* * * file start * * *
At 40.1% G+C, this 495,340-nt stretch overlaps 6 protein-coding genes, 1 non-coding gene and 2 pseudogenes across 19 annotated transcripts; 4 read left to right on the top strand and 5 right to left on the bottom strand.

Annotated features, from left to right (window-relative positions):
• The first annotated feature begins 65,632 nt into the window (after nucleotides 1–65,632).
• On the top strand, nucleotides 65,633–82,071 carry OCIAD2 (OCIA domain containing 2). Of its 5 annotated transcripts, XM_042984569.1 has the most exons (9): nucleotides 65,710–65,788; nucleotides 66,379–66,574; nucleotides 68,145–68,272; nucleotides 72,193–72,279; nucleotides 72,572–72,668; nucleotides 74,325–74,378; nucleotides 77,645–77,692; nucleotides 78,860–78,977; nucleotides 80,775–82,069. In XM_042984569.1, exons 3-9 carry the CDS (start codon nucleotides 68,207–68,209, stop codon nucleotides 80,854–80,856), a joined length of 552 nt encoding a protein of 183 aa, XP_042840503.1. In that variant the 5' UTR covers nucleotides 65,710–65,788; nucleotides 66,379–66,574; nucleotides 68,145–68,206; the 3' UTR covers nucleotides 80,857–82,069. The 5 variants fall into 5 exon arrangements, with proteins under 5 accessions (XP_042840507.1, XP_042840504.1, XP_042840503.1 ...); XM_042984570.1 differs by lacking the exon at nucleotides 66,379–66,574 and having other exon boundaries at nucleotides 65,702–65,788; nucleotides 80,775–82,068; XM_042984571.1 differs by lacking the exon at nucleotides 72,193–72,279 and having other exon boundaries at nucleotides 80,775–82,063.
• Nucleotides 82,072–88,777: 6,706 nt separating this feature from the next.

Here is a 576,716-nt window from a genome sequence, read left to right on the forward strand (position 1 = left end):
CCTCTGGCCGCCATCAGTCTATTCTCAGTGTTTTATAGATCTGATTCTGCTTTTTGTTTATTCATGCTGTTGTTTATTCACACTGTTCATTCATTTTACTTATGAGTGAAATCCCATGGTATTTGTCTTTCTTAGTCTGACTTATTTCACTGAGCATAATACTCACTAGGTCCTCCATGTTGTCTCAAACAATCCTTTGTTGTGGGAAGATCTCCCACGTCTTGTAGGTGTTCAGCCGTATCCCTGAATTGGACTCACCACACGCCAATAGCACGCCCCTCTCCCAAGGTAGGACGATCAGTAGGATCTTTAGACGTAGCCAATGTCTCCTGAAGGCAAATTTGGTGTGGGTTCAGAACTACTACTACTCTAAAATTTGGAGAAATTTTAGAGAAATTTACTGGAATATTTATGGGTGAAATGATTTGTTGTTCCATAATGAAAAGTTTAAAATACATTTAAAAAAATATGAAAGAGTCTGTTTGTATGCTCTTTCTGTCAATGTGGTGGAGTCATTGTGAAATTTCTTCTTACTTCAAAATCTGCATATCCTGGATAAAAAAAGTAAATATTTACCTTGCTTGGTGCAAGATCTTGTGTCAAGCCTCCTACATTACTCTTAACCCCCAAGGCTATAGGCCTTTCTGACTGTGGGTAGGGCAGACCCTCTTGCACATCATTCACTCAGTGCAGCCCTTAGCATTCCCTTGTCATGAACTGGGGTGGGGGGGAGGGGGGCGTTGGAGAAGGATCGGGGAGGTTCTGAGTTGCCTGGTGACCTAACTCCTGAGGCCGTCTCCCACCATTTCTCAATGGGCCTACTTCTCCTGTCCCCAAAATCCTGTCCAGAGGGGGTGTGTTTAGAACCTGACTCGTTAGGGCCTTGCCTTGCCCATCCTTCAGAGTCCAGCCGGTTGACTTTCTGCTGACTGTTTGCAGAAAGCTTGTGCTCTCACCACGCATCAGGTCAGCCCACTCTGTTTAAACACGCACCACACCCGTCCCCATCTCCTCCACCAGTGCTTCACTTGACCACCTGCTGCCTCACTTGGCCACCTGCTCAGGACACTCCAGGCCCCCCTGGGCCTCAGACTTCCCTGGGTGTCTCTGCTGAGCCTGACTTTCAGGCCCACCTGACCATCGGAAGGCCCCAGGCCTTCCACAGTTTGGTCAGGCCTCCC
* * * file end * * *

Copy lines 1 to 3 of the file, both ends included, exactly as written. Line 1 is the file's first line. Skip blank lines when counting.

At 40.1% G+C, this 495,340-nt stretch overlaps 6 protein-coding genes, 1 non-coding gene and 2 pseudogenes across 19 annotated transcripts; 4 read left to right on the top strand and 5 right to left on the bottom strand.

Annotated features, from left to right (window-relative positions):
• The first annotated feature begins 65,632 nt into the window (after nucleotides 1–65,632).